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Electrical and Electronics Equipment Installation and Repair - Overview


People study electrical and electronics equipment installation and repair to learn to work as technicians. Students learn how to apply technical knowledge to install and maintain appliances and various kinds of systems. They study how circuits and microchips work. They learn how to troubleshoot and diagnose problems.

Electrical and electronic devices surround us everywhere we go. They entertain us. They bring us important information. They help us do our jobs. They simplify work for us at home. They keep us safe from crime. But sometimes they break down, and often an untrained person cannot install them, so repair technicians remain happily employed.

If you work as a site (or field) technician, you go to where the problem is. For example, you may install a burglar alarm system: You'll be placing sensors, wiring the central alarm box, and showing the purchaser how to program the system's access code, arm the system, and disarm it. If one of the parts breaks down later, you may need to return to the site to fix or replace it. You may play a similar role for a home appliance, such as a dishwasher. You may go into a factory to install or service a machine that heat-seals plastic bags as they move down a production line. Or you may work for a cable TV company, maintaining the equipment that captures signals from the satellite dish and transmits them to customers.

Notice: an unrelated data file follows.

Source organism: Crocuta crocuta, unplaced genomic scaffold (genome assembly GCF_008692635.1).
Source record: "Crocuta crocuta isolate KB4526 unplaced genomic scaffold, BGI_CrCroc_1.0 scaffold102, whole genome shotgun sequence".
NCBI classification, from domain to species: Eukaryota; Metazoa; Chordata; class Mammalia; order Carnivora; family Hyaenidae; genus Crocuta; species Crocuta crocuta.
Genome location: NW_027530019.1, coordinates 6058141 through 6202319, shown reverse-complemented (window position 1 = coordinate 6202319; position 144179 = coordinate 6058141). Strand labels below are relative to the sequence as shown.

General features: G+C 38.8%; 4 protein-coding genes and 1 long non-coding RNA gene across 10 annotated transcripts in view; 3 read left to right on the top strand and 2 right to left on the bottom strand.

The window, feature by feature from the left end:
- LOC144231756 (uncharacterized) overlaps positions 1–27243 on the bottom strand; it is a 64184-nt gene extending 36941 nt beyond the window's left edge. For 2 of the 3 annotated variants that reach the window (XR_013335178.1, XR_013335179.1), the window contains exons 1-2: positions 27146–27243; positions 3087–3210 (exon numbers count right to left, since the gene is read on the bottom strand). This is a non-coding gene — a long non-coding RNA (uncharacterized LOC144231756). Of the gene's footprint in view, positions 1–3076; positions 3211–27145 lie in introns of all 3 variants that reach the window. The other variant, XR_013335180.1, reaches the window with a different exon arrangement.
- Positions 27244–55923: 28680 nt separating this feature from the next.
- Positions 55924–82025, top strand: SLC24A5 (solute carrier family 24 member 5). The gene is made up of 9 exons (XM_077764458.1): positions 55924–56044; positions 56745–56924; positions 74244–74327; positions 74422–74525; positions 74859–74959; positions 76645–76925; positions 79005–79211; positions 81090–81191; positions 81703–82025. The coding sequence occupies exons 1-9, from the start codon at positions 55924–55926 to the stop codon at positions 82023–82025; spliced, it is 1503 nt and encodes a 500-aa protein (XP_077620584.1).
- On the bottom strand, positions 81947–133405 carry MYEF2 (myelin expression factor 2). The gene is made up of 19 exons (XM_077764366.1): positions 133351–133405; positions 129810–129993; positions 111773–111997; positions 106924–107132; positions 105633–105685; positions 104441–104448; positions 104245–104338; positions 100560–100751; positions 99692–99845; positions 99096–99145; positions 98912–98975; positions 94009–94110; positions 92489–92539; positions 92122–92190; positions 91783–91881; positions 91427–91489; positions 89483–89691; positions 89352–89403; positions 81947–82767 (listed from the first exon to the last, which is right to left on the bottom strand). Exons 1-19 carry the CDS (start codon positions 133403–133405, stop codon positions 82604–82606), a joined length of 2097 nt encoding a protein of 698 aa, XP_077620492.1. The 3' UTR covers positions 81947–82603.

If you work as a bench technician, the devices or parts that need to be fixed come to you. You have the expertise, diagnostic equipment, and spare parts to do repairs that the site technician can't do. You may use a multimeter to test the current in various parts of the device. You may pull out a circuit board and replace it, or re-solder a faulty joint.

Almost all of these jobs involve at least a few weeks of on-the-job training. Manufacturers and service companies need to train you to service the specific products they sell, install, or maintain. But they generally prefer you to have some previous formal education or training in this field. You can get this in a technical institute or community college. Many offer certificate or degree programs in electronics technology or with a more specific name. The programs may take from six months to two years. The quality of training programs at proprietary schools varies greatly. You may want to look for programs approved by the Accrediting Commission of Career Schools and Colleges of Technology. Usually it takes two years of full-time study beyond high school to earn an associate degree. You may find the degree useful if you intend to go into management later. Several colleges offer degree programs in this field.

You may also get training in the military. The armed forces use a lot of electronic equipment. It is vital for communicating, controlling weapons, navigating, and detecting mines, among other things. Your training with some military equipment may not apply directly to civilian work, but your knowledge of electronic theory and common tools will be valuable.

Source: Illinois Career Information System (CIS) brought to you by Illinois Department of Employment Security.
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